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I want to thank you for giving me a better perspective and understanding that has changed my life and made me stronger in my faith and has allowed me to know Jesus Christ as my Savior like I have never known Him before.
Did Jesus say we can lose our salvation?
- VBVM Staff - July 20, 2009
Q. In Luke 12:45-46, Jesus tells a story of a man who says "My Master is delaying his coming," and Jesus responds by saying He will "appoint him a portion with the unbelievers." Can you clarify this? It sounds as if Jesus is saying that a believer can lose salvation. - D.C.
A. One could take this verse and misinterpret it to think that a person can lose their salvation. Fortunately, Scripture does not teach this, so we need to take a closer look at the passage to understand it properly.
First, what do we know of the slave in the parable in vs. 45-46. Since the slave refers to Jesus as “Master," it implies the slave is a believer, but in the parables (and in Scripture generally) we often see unbelievers pictured as slaves to God alongside believers. For example, God called all of Israel His servants (see Leviticus 25:55, Deuteronomy 32:36, 43), yet clearly, not all of Israel were believers (Hebrews 3:19). This simply shows how God rules over unbelieving people the same as believers, and He can use all men to His glory.
Consider the case of Pharaoh, when God delivers the Israelites from Egypt. In Exodus 14:18, God says, “Then the Egyptians will know that I am the LORD, when I am honored through Pharaoh, through his chariots and his horsemen.” Romans 9:17 is similar, “For the Scripture says to Pharaoh, “FOR THIS VERY PURPOSE I RAISED YOU UP, TO DEMONSTRATE MY POWER IN YOU, AND THAT MY NAME MIGHT BE PROCLAIMED THROUGHOUT THE WHOLE EARTH.” Obviously, Pharaoh was not a believer.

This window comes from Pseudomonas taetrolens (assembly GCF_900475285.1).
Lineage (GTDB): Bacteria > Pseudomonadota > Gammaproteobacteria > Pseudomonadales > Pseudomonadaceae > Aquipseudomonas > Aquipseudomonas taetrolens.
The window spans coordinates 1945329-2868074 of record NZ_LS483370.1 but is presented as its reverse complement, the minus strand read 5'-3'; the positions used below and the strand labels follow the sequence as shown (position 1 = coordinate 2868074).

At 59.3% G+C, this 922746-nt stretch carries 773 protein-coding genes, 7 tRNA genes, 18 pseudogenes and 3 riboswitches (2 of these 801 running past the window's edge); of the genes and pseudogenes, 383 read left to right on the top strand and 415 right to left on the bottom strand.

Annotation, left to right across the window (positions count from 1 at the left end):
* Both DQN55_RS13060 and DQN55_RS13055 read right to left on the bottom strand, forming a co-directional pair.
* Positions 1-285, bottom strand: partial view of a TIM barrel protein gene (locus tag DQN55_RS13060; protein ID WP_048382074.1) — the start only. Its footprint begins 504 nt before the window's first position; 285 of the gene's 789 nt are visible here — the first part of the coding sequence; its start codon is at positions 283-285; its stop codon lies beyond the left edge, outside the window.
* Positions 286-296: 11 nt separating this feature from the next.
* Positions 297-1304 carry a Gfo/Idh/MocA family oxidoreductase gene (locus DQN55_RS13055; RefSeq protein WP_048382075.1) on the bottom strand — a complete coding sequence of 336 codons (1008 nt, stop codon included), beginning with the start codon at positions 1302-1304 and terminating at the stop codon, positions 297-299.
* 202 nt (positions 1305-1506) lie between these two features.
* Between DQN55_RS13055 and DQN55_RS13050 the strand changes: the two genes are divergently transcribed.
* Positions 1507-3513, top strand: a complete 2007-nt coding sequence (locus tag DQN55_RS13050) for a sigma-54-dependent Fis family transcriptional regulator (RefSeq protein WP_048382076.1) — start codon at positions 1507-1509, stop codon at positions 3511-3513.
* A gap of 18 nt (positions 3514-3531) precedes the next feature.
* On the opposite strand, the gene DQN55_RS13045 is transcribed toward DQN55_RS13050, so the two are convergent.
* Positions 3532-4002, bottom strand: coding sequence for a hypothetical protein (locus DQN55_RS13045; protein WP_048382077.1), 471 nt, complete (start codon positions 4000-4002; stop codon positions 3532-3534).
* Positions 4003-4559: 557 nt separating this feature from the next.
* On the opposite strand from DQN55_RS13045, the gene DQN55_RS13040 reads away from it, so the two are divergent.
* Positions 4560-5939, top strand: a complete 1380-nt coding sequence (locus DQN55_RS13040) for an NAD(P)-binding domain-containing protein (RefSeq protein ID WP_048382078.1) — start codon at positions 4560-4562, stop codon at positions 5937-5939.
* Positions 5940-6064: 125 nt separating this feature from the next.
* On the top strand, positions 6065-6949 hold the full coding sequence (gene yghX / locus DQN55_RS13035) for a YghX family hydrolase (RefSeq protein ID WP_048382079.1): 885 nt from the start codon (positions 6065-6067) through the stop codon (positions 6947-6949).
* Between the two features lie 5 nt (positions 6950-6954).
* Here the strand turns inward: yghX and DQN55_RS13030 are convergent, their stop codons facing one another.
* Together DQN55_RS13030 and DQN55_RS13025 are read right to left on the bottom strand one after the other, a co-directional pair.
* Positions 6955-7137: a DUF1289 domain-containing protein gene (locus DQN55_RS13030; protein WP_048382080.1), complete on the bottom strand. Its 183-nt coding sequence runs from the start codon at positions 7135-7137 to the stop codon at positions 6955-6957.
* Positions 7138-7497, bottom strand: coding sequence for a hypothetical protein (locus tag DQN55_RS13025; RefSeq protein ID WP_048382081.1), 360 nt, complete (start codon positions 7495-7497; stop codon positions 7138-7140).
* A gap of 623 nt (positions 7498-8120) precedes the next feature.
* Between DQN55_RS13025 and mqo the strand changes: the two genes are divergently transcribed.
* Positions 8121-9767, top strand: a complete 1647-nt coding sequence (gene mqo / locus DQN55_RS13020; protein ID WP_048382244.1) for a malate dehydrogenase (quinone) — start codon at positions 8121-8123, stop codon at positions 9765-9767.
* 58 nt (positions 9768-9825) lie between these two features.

Returning to the context of this particular parable in Luke, Jesus had just finished severely rebuking the Pharisees and scribes. The Pharisees, who were the religious leaders of Israel, were in charge of God’s servants at this time. Although they were in charge, they clearly were not giving the Israelites] "their rations at the proper time," just as we read in the parable. Therefore, the Pharisees were not doing as their Master had commanded, and Jesus was rebuking the Pharisees through this parable. It's important to note that Scripture refers to all of Israel as God’s servants, which would include the unbelieving Pharisees. Therefore, this is another example of unbelievers who were called God’s servants.
In the verses you mentioned, Jesus is specifically talking about the future event of His second coming. In that moment, He is referring to those who God will appoint as stewards over His servants. This refers to the apostles, in particular, but also to all church leaders and teacher who are commissioned to feed God’s sheep. Just as Jesus told Peter three times to “feed My sheep” (John 21:15-17), pastors are told to feed God’s sheep (1 Peter 5:2).
Just as all of Israel are God’s servants, likewise all men (and particularly all who seek to lead God's people) can be called God’s servants, both believers and unbelievers. Those who are true believers will obey and will feed God’s sheep, and they will be doing His will. Those who are false teachers will not obey, but instead they will mistreat the flock. Jesus warns us of these false teachers (e.g., Matthew 7:15-23, 2 Peter 2:1-3).
Note that these false teachers know the Master’s will, but, just like the Pharisees, because they are not true believers, they do not follow His will. As a result, they are assigned a place with the unbelievers. The main point here is that those slaves referred to in vs. 45 and 46 are not believers, and, therefore they are not "losing their salvation" as they were never saved.
It may seem strange that there would be those who call themselves Christians, both pastors and laymen, who ultimately never accepted Christ themselves, but Scripture warns us that this will happen. In perhaps one of the most ominous passages of Scripture, Jesus tells us of those who thought they followed Him while on Earth will be shocked at the judgment to learn otherwise. He tells them, “I never knew you.” (Matthew 7:21-23) 1John 2 speaks of anti-Christs, and verse 19 says, “They went out from us, but they were not really of us; for if they had been of us, they would have remained with us; but they went out, so that it would be shown that they all are not of us.”
Scripture gives us the assurance that these "servants" were no servants at all, as they were truly unbelievers. As a result, the passage in Luke 12 does not teach that true believers can lose salvation.